Finding a dream property was the easy part for this homeowner. The challenge was to make the drab room in a period conversion feel modern, spacious and homely. But with clever design hacks, a layout reconfiguration and careful planning, she’s managed to pull it off with a stunning transformation.
“I had a really clear idea of what kind of property I was looking for,” the homeowner recalls. “I wanted to find a nice size, conversion apartment that felt welcoming, warm, homely and was conveniently located.”
“Despite being very basic and somewhat underwhelming internally, I could see so much potential. The Edwardian building it’s set in is full of character, overlooking a quiet, leafy avenue and with beautiful original sash windows.’
Reconfiguring the layout
‘The interior was nothing short of neglected, having previously been an unloved rental property, but the large windows allow natural light to flood in and the outdoor greenery – framed by the famous sliding windows is like a kind of unique, ever-changing piece of art. I couldn’t walk away so I made it our home.’
‘When we moved in, the living room was walled off, painted red and purple, and although it was a good size, it lacked character,’ recalls the homeowner. ‘To make better use of the space, I opened up the room, removed walls and doors and also incorporated the wide hallway. It’s made a huge difference – there’s a much better flow and it’s full of natural light now.’
After moving in, the homeowner set about stripping the entire apartment and tearing out the kitchen, bathroom and floors everywhere. A wall separating the living room from the dining room was taken down and doors from the hall and kitchen entrances removed to create an open space.
A rug and strategically placed lighting help separate the open plan area into two zones – one for dining and one for lounging – a great takeaway trick for multi-functional spaces.
“It has made a huge difference,” says the homeowner, “as the new layout allows natural light to travel through the core of the apartment and enables a much better flow.”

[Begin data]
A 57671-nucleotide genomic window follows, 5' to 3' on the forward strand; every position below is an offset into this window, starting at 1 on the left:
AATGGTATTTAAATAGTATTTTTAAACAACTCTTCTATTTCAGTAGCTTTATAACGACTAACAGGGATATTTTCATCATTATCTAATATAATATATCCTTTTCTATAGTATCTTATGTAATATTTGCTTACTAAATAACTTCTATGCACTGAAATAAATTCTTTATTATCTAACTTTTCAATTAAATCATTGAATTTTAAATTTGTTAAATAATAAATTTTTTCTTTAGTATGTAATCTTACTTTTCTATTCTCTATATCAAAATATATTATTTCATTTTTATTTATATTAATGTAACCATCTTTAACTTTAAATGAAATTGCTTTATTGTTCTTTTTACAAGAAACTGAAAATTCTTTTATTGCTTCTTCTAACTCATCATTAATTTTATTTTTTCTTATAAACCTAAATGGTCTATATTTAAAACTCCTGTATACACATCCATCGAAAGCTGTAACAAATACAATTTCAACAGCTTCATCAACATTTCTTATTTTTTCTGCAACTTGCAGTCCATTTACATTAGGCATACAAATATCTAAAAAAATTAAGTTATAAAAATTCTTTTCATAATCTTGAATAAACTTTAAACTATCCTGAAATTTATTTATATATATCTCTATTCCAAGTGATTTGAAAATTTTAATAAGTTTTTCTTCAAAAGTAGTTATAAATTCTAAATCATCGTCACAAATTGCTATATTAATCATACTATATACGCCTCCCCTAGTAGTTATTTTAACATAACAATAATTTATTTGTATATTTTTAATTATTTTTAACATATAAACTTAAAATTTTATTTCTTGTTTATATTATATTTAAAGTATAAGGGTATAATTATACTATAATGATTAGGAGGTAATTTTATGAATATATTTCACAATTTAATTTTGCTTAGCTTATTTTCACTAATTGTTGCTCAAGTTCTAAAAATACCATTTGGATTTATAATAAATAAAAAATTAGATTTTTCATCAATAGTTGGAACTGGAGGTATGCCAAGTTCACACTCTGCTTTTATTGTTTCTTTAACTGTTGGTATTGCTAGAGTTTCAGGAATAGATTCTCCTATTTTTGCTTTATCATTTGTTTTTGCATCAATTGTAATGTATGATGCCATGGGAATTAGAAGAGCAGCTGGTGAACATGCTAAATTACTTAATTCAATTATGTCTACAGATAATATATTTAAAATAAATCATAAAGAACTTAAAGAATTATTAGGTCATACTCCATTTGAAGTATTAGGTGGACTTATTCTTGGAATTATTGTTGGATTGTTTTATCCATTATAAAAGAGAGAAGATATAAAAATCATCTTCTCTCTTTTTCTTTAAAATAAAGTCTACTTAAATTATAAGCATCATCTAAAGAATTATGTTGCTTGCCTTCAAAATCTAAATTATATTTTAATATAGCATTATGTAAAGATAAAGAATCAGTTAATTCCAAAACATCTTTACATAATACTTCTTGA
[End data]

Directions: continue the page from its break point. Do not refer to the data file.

The living room
‘As an interior designer, I have a proven method for mapping room schemes, and I also used it when I designed my own home. I start by looking at a room’s limitations – whether it has, for example, low ceilings, small windows or is irregular in shape, then I consider how the room will be used.’
‘I painted half the height of the walls in the living room in Dulux’s (opens in new tab) Scottish Loch Matt paint to elongate the room and make it appear as if it is infinitely spacious. By sticking with white for the top half, it keeps the room light and not too heavy.’
“None of my interior plans happen by accident – I plan them carefully to ensure that I make the best use of the space and that each room evokes particular emotional responses,” says the homeowner.
‘I wanted my own home to feel warm, comfortable and relaxed. I looked at museums, art galleries, restaurants and online sources for inspiration for the plans, but I’m usually drawn to colorful, bold and modern looks with mid-century living room furniture and nods to art deco design, so I can safely say , that I stayed true to myself when I decorated this apartment.’
‘The vintage Chinese embroidery piece on the fireplace is one of my favorite items. I bought it from a charity shop for £3 and I just love the vibrant colors and the intricate needlework. It also serves as a great reminder of my heritage and culture.’
In the kitchen, Howdens’ (opens in new tab) Fairford dark green units were chosen to complement the beautiful greenery outside, with a single tile throughout design for walls and floors to prevent the scheme from feeling over-complicated.